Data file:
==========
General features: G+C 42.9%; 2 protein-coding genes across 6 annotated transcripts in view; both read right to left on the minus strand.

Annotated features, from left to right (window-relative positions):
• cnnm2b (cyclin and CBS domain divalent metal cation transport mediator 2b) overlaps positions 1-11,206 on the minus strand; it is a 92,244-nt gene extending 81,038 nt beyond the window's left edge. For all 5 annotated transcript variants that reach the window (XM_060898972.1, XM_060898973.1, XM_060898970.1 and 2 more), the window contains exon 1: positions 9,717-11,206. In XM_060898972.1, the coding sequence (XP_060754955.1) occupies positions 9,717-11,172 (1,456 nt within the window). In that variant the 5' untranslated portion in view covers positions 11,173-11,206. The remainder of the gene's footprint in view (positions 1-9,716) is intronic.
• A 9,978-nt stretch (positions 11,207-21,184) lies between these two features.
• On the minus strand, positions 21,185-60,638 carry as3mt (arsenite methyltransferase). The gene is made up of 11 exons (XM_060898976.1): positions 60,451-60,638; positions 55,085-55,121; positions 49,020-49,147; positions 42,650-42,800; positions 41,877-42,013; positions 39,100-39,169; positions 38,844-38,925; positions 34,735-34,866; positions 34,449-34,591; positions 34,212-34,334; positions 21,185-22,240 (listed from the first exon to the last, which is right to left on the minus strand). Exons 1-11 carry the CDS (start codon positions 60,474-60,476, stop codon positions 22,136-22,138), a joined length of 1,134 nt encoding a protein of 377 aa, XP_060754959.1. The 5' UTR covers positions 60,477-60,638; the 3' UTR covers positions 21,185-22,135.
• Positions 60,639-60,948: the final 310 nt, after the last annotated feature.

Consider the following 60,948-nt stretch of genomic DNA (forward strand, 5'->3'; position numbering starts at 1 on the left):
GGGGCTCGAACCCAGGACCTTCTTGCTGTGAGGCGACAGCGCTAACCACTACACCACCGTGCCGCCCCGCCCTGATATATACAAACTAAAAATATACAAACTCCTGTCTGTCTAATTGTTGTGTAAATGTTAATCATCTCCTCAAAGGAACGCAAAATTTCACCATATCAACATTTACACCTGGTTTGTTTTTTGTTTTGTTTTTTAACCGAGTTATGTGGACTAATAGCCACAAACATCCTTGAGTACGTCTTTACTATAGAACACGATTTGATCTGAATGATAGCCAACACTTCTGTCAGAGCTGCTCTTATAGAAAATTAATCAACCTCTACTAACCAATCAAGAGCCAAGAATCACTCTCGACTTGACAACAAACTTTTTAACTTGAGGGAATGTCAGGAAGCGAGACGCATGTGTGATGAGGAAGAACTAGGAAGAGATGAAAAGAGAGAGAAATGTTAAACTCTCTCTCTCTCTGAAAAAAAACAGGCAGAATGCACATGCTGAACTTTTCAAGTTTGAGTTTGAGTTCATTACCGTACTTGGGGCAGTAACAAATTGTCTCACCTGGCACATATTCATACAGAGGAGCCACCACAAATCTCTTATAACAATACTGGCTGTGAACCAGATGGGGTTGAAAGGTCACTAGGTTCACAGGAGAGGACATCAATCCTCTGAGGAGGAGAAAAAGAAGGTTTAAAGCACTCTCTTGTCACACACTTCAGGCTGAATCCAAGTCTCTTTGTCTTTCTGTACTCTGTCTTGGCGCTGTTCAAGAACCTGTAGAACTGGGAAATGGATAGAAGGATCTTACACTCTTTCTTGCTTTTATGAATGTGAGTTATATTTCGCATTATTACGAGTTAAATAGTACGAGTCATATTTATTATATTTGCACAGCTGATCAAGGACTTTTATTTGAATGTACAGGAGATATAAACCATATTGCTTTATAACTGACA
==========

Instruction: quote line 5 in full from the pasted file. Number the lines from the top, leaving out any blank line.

• On the minus strand, positions 21,185-60,638 carry as3mt (arsenite methyltransferase). The gene is made up of 11 exons (XM_060898976.1): positions 60,451-60,638; positions 55,085-55,121; positions 49,020-49,147; positions 42,650-42,800; positions 41,877-42,013; positions 39,100-39,169; positions 38,844-38,925; positions 34,735-34,866; positions 34,449-34,591; positions 34,212-34,334; positions 21,185-22,240 (listed from the first exon to the last, which is right to left on the minus strand). Exons 1-11 carry the CDS (start codon positions 60,474-60,476, stop codon positions 22,136-22,138), a joined length of 1,134 nt encoding a protein of 377 aa, XP_060754959.1. The 5' UTR covers positions 60,477-60,638; the 3' UTR covers positions 21,185-22,135.